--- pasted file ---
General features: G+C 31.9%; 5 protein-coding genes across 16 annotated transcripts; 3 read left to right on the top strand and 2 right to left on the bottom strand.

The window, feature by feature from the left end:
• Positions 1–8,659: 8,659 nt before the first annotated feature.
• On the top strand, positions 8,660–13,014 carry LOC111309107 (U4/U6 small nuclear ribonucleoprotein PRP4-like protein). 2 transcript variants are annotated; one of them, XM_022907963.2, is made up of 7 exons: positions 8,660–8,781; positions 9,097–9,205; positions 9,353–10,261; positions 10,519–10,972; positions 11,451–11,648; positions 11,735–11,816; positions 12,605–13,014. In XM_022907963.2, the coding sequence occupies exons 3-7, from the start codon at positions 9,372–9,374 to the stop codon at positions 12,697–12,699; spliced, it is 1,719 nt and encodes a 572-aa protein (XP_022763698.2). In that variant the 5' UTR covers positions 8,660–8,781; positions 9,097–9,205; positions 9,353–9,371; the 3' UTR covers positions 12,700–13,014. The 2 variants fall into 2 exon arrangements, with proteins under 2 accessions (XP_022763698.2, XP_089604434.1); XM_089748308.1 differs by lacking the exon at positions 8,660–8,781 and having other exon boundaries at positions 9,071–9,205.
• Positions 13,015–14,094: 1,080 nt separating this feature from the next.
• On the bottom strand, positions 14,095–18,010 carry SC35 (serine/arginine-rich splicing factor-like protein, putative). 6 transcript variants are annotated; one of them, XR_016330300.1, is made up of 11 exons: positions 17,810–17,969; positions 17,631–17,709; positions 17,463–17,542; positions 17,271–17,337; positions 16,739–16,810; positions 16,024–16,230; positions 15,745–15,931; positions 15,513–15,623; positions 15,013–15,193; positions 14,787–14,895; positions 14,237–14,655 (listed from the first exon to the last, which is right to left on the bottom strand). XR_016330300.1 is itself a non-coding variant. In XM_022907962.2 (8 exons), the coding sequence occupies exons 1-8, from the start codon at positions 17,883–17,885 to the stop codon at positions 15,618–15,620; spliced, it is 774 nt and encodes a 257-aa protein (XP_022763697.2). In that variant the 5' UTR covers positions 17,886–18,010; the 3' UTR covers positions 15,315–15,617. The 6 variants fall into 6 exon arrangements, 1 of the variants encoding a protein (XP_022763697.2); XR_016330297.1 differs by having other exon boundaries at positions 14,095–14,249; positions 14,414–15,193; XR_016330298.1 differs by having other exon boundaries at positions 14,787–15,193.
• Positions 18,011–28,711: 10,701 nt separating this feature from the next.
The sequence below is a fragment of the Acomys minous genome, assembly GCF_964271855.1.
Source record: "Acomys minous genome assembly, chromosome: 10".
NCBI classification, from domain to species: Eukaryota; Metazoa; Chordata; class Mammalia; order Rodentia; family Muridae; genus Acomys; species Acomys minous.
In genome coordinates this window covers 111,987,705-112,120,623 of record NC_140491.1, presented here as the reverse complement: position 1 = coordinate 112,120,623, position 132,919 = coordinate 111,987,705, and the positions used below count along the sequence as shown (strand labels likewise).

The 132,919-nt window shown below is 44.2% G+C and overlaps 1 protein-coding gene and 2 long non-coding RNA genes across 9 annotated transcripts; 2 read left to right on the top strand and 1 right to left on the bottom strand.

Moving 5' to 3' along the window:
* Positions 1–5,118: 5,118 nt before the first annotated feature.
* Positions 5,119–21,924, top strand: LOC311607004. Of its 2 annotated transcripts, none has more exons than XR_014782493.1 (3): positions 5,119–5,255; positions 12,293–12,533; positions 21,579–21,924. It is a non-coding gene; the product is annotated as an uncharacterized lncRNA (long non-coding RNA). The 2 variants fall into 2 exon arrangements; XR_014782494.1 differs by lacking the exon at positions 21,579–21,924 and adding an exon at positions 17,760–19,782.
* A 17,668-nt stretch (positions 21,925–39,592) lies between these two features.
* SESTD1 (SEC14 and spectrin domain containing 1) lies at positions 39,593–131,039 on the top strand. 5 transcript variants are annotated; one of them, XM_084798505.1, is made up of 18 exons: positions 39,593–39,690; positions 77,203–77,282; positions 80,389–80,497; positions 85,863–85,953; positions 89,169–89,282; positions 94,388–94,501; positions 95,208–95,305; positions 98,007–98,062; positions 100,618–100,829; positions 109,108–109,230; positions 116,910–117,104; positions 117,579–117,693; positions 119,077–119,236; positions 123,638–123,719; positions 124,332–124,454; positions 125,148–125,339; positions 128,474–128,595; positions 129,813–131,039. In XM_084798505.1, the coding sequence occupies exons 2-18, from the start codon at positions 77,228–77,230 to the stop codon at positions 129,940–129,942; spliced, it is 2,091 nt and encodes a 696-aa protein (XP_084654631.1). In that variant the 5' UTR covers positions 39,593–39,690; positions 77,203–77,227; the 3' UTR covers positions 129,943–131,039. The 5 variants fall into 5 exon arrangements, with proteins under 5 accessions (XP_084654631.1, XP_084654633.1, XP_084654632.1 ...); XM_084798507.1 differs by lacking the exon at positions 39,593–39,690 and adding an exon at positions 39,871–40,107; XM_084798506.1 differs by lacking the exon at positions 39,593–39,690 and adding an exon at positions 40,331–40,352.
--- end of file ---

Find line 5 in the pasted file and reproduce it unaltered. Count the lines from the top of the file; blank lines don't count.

• Positions 13,015–14,094: 1,080 nt separating this feature from the next.